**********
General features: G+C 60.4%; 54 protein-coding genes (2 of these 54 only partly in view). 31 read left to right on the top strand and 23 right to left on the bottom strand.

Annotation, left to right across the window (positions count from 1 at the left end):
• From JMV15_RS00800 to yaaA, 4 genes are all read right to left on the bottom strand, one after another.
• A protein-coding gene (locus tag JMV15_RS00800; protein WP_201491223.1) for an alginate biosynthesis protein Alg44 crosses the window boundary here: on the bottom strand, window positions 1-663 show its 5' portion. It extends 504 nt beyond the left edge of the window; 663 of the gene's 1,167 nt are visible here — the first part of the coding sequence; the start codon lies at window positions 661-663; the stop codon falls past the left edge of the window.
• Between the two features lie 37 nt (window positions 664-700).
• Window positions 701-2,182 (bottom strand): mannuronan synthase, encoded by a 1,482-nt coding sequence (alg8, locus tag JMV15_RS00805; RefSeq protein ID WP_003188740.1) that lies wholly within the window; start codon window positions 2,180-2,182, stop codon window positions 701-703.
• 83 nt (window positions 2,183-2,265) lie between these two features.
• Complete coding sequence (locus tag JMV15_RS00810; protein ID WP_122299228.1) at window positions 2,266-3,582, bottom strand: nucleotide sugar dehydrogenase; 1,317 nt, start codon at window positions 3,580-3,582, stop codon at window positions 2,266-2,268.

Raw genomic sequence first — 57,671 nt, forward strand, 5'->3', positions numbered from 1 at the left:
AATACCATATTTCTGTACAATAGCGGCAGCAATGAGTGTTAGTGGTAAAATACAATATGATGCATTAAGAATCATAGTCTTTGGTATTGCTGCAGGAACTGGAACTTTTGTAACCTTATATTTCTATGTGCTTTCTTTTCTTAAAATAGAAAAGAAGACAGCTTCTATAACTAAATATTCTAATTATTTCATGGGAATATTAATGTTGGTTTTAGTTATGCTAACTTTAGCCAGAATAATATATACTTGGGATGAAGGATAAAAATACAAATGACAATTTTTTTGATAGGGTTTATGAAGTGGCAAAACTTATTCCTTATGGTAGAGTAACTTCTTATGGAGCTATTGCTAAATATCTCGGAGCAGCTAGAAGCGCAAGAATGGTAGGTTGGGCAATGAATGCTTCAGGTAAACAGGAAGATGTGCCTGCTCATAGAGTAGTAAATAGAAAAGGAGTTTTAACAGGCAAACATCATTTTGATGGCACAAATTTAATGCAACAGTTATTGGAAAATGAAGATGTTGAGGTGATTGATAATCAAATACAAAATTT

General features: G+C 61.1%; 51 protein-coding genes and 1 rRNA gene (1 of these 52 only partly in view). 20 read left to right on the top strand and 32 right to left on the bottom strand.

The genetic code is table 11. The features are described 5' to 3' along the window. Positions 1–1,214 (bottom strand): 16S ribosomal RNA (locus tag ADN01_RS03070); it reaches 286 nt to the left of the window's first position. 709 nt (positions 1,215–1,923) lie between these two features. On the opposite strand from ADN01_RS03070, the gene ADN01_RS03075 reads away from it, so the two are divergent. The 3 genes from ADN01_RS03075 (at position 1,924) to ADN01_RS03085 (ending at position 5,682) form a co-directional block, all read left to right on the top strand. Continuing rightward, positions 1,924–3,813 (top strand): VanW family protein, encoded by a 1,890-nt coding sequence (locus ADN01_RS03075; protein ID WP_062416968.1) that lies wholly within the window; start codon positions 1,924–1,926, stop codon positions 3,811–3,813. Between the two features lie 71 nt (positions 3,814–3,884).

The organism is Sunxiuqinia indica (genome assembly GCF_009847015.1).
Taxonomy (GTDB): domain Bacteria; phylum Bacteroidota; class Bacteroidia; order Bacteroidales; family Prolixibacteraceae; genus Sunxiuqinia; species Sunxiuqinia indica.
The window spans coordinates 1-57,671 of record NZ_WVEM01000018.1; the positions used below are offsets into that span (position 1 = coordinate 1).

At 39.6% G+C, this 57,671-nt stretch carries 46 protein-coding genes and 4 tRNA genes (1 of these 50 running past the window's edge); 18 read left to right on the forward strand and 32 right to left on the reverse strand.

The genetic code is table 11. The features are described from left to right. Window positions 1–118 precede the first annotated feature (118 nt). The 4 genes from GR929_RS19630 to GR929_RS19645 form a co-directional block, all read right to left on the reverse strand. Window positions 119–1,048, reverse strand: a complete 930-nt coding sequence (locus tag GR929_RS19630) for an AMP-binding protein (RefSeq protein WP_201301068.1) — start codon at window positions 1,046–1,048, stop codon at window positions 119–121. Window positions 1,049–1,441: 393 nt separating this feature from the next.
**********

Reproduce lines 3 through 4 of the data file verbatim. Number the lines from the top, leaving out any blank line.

• From JMV15_RS00800 to yaaA, 4 genes are all read right to left on the bottom strand, one after another.
• A protein-coding gene (locus tag JMV15_RS00800; protein WP_201491223.1) for an alginate biosynthesis protein Alg44 crosses the window boundary here: on the bottom strand, window positions 1-663 show its 5' portion. It extends 504 nt beyond the left edge of the window; 663 of the gene's 1,167 nt are visible here — the first part of the coding sequence; the start codon lies at window positions 661-663; the stop codon falls past the left edge of the window.